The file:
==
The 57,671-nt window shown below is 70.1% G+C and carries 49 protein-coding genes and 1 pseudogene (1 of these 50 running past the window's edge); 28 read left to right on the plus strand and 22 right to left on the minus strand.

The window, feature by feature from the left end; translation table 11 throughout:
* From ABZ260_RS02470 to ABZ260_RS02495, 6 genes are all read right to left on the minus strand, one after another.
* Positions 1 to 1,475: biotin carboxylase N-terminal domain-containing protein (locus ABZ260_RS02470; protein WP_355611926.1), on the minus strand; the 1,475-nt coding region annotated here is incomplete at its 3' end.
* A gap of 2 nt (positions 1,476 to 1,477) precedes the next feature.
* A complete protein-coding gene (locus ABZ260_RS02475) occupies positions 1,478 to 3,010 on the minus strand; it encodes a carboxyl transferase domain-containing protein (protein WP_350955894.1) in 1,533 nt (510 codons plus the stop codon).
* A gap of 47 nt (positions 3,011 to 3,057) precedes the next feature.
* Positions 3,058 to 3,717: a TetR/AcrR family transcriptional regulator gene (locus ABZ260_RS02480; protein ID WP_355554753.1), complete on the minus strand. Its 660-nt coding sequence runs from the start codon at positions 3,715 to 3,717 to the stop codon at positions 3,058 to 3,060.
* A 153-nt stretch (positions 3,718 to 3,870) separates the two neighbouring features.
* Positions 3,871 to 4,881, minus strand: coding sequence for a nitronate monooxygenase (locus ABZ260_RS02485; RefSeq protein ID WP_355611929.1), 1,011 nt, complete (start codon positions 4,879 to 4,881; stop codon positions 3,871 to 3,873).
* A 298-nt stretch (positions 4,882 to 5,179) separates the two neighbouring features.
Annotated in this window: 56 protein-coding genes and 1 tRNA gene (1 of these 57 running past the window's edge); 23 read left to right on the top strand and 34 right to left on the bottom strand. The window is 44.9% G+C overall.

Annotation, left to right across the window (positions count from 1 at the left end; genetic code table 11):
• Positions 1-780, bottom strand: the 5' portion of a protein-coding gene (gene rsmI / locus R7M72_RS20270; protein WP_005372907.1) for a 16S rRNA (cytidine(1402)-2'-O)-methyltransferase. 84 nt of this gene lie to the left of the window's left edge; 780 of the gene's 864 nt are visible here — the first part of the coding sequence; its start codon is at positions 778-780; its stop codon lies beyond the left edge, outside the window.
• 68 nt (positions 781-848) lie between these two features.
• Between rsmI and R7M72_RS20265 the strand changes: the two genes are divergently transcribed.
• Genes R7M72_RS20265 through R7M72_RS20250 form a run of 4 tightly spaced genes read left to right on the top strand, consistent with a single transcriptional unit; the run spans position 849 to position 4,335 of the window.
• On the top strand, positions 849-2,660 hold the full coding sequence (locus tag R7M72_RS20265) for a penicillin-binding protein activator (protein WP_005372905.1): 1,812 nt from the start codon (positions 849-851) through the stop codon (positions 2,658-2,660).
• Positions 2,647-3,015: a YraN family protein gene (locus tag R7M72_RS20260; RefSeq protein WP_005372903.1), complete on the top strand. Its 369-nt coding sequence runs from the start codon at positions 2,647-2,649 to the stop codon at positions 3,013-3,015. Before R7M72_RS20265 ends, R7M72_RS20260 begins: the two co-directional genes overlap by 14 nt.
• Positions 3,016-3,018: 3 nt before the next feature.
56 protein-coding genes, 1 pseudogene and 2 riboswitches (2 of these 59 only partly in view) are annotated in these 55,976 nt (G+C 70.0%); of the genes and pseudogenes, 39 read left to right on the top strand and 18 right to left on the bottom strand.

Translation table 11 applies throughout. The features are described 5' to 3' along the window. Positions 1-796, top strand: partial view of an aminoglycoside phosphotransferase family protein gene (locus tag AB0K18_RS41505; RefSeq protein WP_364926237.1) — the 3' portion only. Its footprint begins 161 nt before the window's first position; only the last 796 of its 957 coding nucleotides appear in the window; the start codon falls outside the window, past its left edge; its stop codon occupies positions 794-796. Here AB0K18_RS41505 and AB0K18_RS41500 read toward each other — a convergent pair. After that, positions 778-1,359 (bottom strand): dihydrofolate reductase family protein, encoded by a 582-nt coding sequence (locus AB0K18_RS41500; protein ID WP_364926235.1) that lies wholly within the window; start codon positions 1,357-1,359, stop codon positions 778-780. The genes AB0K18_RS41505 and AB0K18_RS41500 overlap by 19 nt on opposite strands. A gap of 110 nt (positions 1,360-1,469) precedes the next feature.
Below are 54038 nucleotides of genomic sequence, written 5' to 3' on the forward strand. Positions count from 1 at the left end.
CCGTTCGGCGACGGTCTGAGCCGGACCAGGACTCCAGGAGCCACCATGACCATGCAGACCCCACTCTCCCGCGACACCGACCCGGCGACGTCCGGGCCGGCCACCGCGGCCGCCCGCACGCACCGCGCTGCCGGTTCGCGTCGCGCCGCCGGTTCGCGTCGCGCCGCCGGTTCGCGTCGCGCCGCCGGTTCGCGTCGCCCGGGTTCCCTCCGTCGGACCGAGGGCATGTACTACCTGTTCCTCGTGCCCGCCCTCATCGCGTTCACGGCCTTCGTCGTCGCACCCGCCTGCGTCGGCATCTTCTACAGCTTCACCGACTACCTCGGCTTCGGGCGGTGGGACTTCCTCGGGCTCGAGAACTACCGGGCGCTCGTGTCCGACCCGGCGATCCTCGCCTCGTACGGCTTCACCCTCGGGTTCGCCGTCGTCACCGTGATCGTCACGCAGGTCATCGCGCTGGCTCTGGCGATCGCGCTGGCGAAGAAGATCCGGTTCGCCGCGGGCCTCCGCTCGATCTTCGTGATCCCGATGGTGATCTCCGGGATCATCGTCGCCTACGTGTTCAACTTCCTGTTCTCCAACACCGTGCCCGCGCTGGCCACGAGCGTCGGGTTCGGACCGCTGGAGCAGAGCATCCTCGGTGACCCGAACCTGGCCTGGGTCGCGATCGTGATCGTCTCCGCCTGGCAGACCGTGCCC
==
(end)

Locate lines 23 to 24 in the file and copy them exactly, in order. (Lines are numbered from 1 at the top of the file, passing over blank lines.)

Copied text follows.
Below are 54038 nucleotides of genomic sequence, written 5' to 3' on the forward strand. Positions count from 1 at the left end.
CCGTTCGGCGACGGTCTGAGCCGGACCAGGACTCCAGGAGCCACCATGACCATGCAGACCCCACTCTCCCGCGACACCGACCCGGCGACGTCCGGGCCGGCCACCGCGGCCGCCCGCACGCACCGCGCTGCCGGTTCGCGTCGCGCCGCCGGTTCGCGTCGCGCCGCCGGTTCGCGTCGCGCCGCCGGTTCGCGTCGCCCGGGTTCCCTCCGTCGGACCGAGGGCATGTACTACCTGTTCCTCGTGCCCGCCCTCATCGCGTTCACGGCCTTCGTCGTCGCACCCGCCTGCGTCGGCATCTTCTACAGCTTCACCGACTACCTCGGCTTCGGGCGGTGGGACTTCCTCGGGCTCGAGAACTACCGGGCGCTCGTGTCCGACCCGGCGATCCTCGCCTCGTACGGCTTCACCCTCGGGTTCGCCGTCGTCACCGTGATCGTCACGCAGGTCATCGCGCTGGCTCTGGCGATCGCGCTGGCGAAGAAGATCCGGTTCGCCGCGGGCCTCCGCTCGATCTTCGTGATCCCGATGGTGATCTCCGGGATCATCGTCGCCTACGTGTTCAACTTCCTGTTCTCCAACACCGTGCCCGCGCTGGCCACGAGCGTCGGGTTCGGACCGCTGGAGCAGAGCATCCTCGGTGACCCGAACCTGGCCTGGGTCGCGATCGTGATCGTCTCCGCCTGGCAGACCGTGCCC